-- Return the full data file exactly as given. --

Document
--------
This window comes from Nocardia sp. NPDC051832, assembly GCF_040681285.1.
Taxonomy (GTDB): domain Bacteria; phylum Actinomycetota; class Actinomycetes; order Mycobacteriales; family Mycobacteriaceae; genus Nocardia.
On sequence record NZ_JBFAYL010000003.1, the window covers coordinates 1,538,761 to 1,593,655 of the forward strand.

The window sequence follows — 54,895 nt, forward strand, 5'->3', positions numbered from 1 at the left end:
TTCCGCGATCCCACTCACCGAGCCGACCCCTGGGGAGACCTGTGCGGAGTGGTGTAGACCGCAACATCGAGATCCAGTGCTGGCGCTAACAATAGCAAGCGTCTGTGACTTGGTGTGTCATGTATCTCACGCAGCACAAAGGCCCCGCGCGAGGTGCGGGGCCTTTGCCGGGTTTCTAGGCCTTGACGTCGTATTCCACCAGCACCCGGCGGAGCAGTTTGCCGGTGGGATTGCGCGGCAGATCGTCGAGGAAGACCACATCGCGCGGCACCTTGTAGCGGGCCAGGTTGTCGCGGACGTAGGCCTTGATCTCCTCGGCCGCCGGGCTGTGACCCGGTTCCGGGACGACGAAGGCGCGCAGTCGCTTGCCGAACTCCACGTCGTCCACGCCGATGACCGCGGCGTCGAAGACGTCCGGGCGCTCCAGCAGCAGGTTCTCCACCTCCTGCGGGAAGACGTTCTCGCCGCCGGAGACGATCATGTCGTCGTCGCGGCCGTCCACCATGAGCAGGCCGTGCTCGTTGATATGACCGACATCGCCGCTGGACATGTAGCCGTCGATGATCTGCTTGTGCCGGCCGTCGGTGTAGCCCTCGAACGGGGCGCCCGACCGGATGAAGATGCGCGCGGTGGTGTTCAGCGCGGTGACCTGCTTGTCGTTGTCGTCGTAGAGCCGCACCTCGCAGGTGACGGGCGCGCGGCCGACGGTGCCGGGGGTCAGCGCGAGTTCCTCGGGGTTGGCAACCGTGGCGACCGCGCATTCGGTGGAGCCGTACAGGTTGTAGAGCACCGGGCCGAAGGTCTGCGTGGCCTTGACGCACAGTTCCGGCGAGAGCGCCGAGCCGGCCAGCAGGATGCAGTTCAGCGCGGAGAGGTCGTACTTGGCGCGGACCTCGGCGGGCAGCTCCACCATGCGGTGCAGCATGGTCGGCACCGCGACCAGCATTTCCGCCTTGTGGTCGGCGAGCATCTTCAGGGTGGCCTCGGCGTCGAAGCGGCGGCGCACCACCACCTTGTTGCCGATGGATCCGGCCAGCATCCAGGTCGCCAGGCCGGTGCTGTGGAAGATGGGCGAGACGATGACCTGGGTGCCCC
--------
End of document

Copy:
This window comes from Nocardia sp. NPDC051832, assembly GCF_040681285.1.
Taxonomy (GTDB): domain Bacteria; phylum Actinomycetota; class Actinomycetes; order Mycobacteriales; family Mycobacteriaceae; genus Nocardia.
On sequence record NZ_JBFAYL010000003.1, the window covers coordinates 1,538,761 to 1,593,655 of the forward strand.

The window sequence follows — 54,895 nt, forward strand, 5'->3', positions numbered from 1 at the left end:
TTCCGCGATCCCACTCACCGAGCCGACCCCTGGGGAGACCTGTGCGGAGTGGTGTAGACCGCAACATCGAGATCCAGTGCTGGCGCTAACAATAGCAAGCGTCTGTGACTTGGTGTGTCATGTATCTCACGCAGCACAAAGGCCCCGCGCGAGGTGCGGGGCCTTTGCCGGGTTTCTAGGCCTTGACGTCGTATTCCACCAGCACCCGGCGGAGCAGTTTGCCGGTGGGATTGCGCGGCAGATCGTCGAGGAAGACCACATCGCGCGGCACCTTGTAGCGGGCCAGGTTGTCGCGGACGTAGGCCTTGATCTCCTCGGCCGCCGGGCTGTGACCCGGTTCCGGGACGACGAAGGCGCGCAGTCGCTTGCCGAACTCCACGTCGTCCACGCCGATGACCGCGGCGTCGAAGACGTCCGGGCGCTCCAGCAGCAGGTTCTCCACCTCCTGCGGGAAGACGTTCTCGCCGCCGGAGACGATCATGTCGTCGTCGCGGCCGTCCACCATGAGCAGGCCGTGCTCGTTGATATGACCGACATCGCCGCTGGACATGTAGCCGTCGATGATCTGCTTGTGCCGGCCGTCGGTGTAGCCCTCGAACGGGGCGCCCGACCGGATGAAGATGCGCGCGGTGGTGTTCAGCGCGGTGACCTGCTTGTCGTTGTCGTCGTAGAGCCGCACCTCGCAGGTGACGGGCGCGCGGCCGACGGTGCCGGGGGTCAGCGCGAGTTCCTCGGGGTTGGCAACCGTGGCGACCGCGCATTCGGTGGAGCCGTACAGGTTGTAGAGCACCGGGCCGAAGGTCTGCGTGGCCTTGACGCACAGTTCCGGCGAGAGCGCCGAGCCGGCCAGCAGGATGCAGTTCAGCGCGGAGAGGTCGTACTTGGCGCGGACCTCGGCGGGCAGCTCCACCATGCGGTGCAGCATGGTCGGCACCGCGACCAGCATTTCCGCCTTGTGGTCGGCGAGCATCTTCAGGGTGGCCTCGGCGTCGAAGCGGCGGCGCACCACCACCTTGTTGCCGATGGATCCGGCCAGCATCCAGGTCGCCAGGCCGGTGCTGTGGAAGATGGGCGAGACGATGACCTGGGTGCCCC